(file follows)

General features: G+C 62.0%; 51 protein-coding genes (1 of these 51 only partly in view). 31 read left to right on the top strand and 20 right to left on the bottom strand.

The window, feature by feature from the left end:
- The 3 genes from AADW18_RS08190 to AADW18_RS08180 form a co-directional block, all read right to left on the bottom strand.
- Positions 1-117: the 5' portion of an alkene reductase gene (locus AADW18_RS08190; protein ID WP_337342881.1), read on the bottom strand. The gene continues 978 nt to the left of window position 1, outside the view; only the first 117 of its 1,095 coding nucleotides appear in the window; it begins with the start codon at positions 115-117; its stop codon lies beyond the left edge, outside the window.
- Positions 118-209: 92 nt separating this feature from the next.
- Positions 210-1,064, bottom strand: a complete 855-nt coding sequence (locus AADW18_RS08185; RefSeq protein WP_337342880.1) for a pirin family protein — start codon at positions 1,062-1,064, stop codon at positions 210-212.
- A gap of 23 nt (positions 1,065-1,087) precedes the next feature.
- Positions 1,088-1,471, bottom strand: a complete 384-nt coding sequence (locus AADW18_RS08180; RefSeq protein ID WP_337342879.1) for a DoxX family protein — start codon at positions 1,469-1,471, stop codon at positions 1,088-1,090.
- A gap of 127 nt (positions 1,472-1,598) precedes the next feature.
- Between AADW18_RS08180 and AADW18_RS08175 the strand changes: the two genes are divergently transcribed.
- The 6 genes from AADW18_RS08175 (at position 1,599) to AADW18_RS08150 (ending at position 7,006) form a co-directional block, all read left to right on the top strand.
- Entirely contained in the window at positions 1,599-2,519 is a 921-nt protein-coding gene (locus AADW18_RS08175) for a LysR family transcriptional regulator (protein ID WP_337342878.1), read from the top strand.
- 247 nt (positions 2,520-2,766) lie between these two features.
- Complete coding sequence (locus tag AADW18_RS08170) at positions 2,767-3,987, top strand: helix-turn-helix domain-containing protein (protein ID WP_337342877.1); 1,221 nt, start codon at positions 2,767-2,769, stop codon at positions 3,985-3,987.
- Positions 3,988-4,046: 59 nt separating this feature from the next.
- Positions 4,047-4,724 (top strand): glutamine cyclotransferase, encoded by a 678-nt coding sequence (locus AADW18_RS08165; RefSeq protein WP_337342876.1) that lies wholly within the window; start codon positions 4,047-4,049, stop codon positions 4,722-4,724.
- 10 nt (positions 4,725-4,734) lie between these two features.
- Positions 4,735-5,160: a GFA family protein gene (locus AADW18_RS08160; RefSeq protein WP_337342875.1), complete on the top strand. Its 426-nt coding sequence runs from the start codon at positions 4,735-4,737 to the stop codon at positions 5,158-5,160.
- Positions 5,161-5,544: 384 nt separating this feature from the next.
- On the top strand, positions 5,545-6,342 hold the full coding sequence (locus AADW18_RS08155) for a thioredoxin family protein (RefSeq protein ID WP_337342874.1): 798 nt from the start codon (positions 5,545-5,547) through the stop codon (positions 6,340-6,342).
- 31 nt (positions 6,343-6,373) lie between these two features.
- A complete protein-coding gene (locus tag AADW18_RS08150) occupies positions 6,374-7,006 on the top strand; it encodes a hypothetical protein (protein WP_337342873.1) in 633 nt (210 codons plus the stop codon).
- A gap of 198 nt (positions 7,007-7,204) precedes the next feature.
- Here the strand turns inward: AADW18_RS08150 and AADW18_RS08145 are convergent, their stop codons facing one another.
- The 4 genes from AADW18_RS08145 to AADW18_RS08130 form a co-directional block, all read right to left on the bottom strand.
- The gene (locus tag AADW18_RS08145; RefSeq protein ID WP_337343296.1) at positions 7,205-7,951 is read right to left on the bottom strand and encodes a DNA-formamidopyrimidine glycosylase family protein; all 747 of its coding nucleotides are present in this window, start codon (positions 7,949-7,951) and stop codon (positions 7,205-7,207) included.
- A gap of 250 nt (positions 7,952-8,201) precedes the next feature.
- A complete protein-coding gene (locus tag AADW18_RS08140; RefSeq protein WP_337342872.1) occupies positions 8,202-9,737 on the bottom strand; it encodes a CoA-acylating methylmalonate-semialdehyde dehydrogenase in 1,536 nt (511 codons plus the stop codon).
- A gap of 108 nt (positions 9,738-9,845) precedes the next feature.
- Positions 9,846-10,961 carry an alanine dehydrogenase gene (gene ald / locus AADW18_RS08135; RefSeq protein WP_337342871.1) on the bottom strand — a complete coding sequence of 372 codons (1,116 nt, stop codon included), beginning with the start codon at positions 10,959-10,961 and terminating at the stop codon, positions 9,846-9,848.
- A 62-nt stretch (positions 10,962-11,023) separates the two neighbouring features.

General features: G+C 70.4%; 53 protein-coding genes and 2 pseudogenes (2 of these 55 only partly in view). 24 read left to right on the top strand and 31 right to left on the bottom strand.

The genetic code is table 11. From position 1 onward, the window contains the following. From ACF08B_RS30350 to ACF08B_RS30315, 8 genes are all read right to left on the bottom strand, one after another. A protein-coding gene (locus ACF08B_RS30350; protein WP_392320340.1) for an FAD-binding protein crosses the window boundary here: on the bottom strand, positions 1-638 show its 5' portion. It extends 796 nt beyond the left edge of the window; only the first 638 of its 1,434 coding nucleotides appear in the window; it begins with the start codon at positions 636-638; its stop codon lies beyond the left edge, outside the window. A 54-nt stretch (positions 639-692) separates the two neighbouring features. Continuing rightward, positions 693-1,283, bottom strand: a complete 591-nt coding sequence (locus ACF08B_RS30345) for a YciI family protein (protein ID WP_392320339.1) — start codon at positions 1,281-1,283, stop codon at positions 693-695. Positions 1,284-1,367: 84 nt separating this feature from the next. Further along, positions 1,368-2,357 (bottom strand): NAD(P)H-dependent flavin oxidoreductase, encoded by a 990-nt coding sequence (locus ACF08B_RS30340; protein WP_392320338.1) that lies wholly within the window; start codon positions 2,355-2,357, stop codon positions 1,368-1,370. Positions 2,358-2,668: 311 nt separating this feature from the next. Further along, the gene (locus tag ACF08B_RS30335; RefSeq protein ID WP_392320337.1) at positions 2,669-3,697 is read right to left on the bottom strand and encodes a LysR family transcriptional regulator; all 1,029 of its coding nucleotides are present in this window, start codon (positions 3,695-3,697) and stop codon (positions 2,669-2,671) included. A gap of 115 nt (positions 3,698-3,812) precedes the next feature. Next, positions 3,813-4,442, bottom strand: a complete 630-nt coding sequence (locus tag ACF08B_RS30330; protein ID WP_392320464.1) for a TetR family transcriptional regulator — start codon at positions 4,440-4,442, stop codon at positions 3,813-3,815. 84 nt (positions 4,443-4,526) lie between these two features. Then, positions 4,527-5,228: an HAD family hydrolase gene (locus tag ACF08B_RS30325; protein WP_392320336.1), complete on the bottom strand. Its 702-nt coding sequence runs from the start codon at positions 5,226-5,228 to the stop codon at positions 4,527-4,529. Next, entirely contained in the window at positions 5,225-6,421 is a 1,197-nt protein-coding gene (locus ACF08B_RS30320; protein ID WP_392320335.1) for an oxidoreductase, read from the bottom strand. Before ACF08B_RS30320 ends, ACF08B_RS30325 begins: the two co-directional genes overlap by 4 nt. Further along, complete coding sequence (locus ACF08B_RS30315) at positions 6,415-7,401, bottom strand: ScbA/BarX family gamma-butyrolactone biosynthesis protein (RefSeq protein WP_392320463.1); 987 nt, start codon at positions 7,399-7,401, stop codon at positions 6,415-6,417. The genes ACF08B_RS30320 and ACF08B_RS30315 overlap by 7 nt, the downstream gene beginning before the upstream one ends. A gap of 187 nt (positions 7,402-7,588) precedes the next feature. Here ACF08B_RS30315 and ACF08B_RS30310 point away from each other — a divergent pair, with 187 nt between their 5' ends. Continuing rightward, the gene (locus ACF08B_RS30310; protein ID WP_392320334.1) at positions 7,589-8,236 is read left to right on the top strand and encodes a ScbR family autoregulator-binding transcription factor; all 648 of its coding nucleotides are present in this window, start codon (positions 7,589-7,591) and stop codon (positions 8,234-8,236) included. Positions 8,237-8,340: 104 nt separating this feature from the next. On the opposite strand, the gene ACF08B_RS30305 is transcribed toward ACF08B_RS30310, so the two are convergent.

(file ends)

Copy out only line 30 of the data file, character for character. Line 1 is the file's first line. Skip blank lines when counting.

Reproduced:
- Positions 9,846-10,961 carry an alanine dehydrogenase gene (gene ald / locus AADW18_RS08135; RefSeq protein WP_337342871.1) on the bottom strand — a complete coding sequence of 372 codons (1,116 nt, stop codon included), beginning with the start codon at positions 10,959-10,961 and terminating at the stop codon, positions 9,846-9,848.